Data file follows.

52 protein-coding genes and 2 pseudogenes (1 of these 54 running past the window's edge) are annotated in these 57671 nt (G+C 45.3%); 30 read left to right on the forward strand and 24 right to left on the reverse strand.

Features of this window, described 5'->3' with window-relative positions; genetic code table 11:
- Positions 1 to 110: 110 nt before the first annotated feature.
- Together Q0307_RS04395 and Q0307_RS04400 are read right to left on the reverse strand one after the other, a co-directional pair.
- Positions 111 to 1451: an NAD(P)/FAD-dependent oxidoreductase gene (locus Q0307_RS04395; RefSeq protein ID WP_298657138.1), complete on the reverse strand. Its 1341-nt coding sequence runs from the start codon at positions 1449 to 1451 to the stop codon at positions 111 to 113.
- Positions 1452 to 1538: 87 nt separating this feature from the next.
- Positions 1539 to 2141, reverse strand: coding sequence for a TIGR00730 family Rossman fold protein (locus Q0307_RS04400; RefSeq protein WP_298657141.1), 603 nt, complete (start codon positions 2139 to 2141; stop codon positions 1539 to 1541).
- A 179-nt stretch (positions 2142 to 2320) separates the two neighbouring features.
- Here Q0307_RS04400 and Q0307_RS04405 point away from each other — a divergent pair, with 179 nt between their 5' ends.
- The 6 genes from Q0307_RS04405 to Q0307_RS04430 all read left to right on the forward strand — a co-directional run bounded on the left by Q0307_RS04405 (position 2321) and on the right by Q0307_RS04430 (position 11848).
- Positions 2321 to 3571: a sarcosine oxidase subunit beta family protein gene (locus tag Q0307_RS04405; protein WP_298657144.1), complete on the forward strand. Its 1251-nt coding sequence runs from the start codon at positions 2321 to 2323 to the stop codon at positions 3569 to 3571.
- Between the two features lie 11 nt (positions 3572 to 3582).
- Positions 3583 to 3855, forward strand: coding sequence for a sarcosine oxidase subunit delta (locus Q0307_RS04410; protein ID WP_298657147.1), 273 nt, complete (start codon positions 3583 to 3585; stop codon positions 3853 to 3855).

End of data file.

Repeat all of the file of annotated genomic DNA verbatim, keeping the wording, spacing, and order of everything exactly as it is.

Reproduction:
52 protein-coding genes and 2 pseudogenes (1 of these 54 running past the window's edge) are annotated in these 57671 nt (G+C 45.3%); 30 read left to right on the forward strand and 24 right to left on the reverse strand.

Features of this window, described 5'->3' with window-relative positions; genetic code table 11:
- Positions 1 to 110: 110 nt before the first annotated feature.
- Together Q0307_RS04395 and Q0307_RS04400 are read right to left on the reverse strand one after the other, a co-directional pair.
- Positions 111 to 1451: an NAD(P)/FAD-dependent oxidoreductase gene (locus Q0307_RS04395; RefSeq protein ID WP_298657138.1), complete on the reverse strand. Its 1341-nt coding sequence runs from the start codon at positions 1449 to 1451 to the stop codon at positions 111 to 113.
- Positions 1452 to 1538: 87 nt separating this feature from the next.
- Positions 1539 to 2141, reverse strand: coding sequence for a TIGR00730 family Rossman fold protein (locus Q0307_RS04400; RefSeq protein WP_298657141.1), 603 nt, complete (start codon positions 2139 to 2141; stop codon positions 1539 to 1541).
- A 179-nt stretch (positions 2142 to 2320) separates the two neighbouring features.
- Here Q0307_RS04400 and Q0307_RS04405 point away from each other — a divergent pair, with 179 nt between their 5' ends.
- The 6 genes from Q0307_RS04405 to Q0307_RS04430 all read left to right on the forward strand — a co-directional run bounded on the left by Q0307_RS04405 (position 2321) and on the right by Q0307_RS04430 (position 11848).
- Positions 2321 to 3571: a sarcosine oxidase subunit beta family protein gene (locus tag Q0307_RS04405; protein WP_298657144.1), complete on the forward strand. Its 1251-nt coding sequence runs from the start codon at positions 2321 to 2323 to the stop codon at positions 3569 to 3571.
- Between the two features lie 11 nt (positions 3572 to 3582).
- Positions 3583 to 3855, forward strand: coding sequence for a sarcosine oxidase subunit delta (locus Q0307_RS04410; protein ID WP_298657147.1), 273 nt, complete (start codon positions 3583 to 3585; stop codon positions 3853 to 3855).